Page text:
• Director: Charles Barton
  • Writers: Screenplay by John Grant, Story by Robert Lees and Frederic I. Rinaldo, based on characters by Mary Shelley, Bram Stoker, Curt Siodmak, and H.G. Wells
  • Starring: Bud Abbott, Lou Costello, Lon Chaney, Jr., Bela Lugosi, Glenn Strange, Lenore Aubert, Jane Randolph, and Vincent Price
  • Where to Watch: Buy or rent on Amazon Video, YouTube, or Apple TV

I like a lot of dumb movies. I have watched and enjoyed Dude, Where’s My Car? and Harold and Kumar Go to White Castle. I am a big fan of movies so extremely terrible they verge on outsider art, too, like Plan 9 from Outer Space or Manos: The Hands of Fate. So I want to say that when I say that Abbott and Costello Meet Frankenstein is one of the dumber big studio movies I’ve seen, I don’t want you to think it’s an insult. I added it to my list of movies to watch because I heard Daveed Diggs, of Hamilton and Blindspotting fame, mention on a podcast that it was his favorite movie. At first I thought it was going to be hard to sit through, but as time went on and the dumbness compounded, I actually did laugh a bunch of times. Though in some ways, the biggest joke in this movie is that it actually exists.

Bud Abbott and Lou Costello were, through World War II and at the time this movie was released in 1948, the highest earning entertainers in the country. They had first come to prominence via radio, before expanding first to movies and then, eventually, to TV. Their “patter routine” called “Who’s on First?” is justly famous even today. Costello was the weirdo, with a high voice (one of the main reasons I initially thought I wouldn’t be able to sit through this movie) that he developed for radio because otherwise audiences couldn’t tell the voices of the two comedians apart. Abbott plays the straight man, eternally driven nuts by his partner. Groucho Marx called him “the greatest straight man in the history of comedy.” Later in the 1950s their stars would decline, which Wikipedia hypothesizes was partly caused by “overexposure,” but in 1948 they remained among the biggest stars around.

The other half of Abbott and Costello Meet Frankenstein is, obviously, the monsters. It is today sometimes mentioned as sort of a swansong for the original crop of Universal monsters. Boris Karloff chose not to appear as Frankenstein (he is replaced by Glenn Strange), but then weirdly agreed to promote the movie for Universal. Bela Lugosi makes his final appearance as Count Dracula, and Lon Chaney, Jr., plays his most famous role as the Wolf Man. Even Vincent Price makes an uncredited cameo as voice of the Invisible Man. In some ways, this feels like the 1940s version of Space Jam: A New Legacy, in that Universal Pictures is basically throwing all their best intellectual property at a wall in a movie and doesn’t particularly care what sticks. Except here the characters themselves that aren’t Abbott and Costello for the most part take themselves seriously, whereas I’ve been told that in the new Space Jam movie Foghorn Leghorn rides around on a dragon in a blond wig and announces that “winter is coming.”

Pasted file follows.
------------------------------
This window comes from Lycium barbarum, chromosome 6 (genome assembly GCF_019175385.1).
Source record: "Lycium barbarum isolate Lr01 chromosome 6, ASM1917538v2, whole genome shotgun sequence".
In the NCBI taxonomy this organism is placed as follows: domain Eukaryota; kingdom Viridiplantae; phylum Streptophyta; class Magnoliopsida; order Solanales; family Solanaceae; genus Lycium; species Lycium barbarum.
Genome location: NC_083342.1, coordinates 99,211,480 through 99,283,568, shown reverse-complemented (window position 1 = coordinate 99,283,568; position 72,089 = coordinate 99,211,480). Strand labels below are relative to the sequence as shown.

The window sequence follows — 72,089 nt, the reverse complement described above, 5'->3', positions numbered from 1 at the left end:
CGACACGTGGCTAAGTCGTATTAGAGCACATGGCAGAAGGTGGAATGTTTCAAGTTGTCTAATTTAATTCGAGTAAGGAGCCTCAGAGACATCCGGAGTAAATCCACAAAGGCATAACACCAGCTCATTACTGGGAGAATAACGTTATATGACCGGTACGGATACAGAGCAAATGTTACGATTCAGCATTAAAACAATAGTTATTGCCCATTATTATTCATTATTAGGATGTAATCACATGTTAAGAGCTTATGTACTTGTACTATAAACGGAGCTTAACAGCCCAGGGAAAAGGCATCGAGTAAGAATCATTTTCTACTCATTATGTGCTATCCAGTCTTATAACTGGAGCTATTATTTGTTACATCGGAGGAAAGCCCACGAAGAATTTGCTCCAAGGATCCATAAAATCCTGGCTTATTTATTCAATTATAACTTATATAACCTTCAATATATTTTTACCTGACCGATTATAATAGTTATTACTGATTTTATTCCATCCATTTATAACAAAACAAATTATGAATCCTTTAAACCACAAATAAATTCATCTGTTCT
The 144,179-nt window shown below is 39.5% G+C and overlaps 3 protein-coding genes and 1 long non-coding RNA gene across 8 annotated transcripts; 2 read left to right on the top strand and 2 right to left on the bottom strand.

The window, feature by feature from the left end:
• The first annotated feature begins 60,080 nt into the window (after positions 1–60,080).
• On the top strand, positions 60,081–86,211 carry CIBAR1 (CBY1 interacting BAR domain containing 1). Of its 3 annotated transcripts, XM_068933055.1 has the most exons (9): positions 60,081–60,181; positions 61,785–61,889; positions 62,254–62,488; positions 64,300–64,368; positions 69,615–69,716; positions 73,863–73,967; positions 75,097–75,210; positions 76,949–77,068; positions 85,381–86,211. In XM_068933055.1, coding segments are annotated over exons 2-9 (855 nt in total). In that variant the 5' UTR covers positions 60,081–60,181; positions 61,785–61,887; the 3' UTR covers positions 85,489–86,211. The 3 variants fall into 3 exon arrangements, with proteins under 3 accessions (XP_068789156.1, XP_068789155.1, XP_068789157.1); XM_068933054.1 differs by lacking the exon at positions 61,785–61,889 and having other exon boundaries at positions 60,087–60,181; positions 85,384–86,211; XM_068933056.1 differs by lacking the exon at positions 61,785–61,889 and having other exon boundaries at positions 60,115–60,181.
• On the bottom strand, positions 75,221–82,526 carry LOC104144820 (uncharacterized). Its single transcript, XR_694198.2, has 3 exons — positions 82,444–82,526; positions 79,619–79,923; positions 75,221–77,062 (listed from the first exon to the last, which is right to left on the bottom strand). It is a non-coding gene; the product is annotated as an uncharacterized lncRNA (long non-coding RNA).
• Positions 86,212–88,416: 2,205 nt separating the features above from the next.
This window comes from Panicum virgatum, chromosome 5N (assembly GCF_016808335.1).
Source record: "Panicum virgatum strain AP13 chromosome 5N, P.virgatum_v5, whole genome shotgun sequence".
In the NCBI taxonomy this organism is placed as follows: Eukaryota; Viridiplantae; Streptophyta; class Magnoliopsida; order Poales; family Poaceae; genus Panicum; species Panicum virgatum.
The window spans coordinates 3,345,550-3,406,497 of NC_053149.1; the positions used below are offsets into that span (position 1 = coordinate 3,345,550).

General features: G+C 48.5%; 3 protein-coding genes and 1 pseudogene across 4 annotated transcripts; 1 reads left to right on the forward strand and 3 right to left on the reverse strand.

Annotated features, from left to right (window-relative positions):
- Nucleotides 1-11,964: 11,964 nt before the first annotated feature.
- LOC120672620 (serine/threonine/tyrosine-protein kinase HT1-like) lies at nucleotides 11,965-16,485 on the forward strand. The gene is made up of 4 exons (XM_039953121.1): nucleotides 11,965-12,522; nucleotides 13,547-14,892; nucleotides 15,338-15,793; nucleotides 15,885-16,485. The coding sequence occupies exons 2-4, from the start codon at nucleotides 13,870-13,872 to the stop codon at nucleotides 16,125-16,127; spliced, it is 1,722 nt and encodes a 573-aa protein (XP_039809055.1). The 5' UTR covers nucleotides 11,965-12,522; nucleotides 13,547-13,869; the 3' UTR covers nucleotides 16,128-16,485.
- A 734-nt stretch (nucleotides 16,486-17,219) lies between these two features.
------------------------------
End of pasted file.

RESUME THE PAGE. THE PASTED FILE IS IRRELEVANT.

The plot, such as it is, casts Abbott and Costello as deliverymen assigned by the proprietor of a “House of Horrors” (Frank Ferguson) to deliver his two newest acquisitions, Dracula’s coffin and “the remains of Frankenstein’s Monster.” This turns out to be some sort of plot by Dracula, who wants to revive the Monster under his control. He reasons that if he can replace the Monster’s original brain with that of the very stupid Costello, he will be able to easily control it and make it do his bidding. Then Lon Chaney, Jr. shows up as Talbot, who says he knows what Dracula’s up to but also insists that he be locked in his hotel room because “I turn into a wolf when the moon comes out.” “Don’t we all, am I right guys?”

The title is interesting to me, because Dracula is in this movie way more than Frankenstein, and they actually got Bela Lugosi (who I think may already been deep into drug addiction at this point, and may have needed the money) to show up and hold his cape over his face mysteriously. This would be the last time he played his most famous role. Unlike Chaney, he never quite seems in on the joke, but I mean, that seems like asking a lot.

The very weird idea that resulted in this movie proved a success, with the movie both making a bunch of money and having over 80% on Rotten Tomatoes even today. This resulted in a long string of follow-ups, the next of which would star Boris Karloff, after all, in the weirdly-named Abbott and Costello Meet The Killer, Boris Karloff. Later in the series the duo would “meet” the Invisible Man, Dr. Jekyll and Mr. Hyde, and the Mummy, and also “Go to Mars,” among other adventures. To some degree, these can all be considered the same movie. But at least it is the sort of movie for which the word “zany” was invented.

At first I wasn’t sure I wasn’t going to be able to sit through a full movie of Abbott and Costello, but by the end, I might have been up for a few more. Much of their appeal is at least based on verbal gymnastics, instead of Three Stooges pratfalls. There are multiple vampire jokes in this movie based on the phrase “OK, I’ll bite.” I have a high tolerance for this. And then you stick that in the middle of the closest 1948 would get to the Avengers teaming up, and you’ve got a winning formula as far as I’m concerned.


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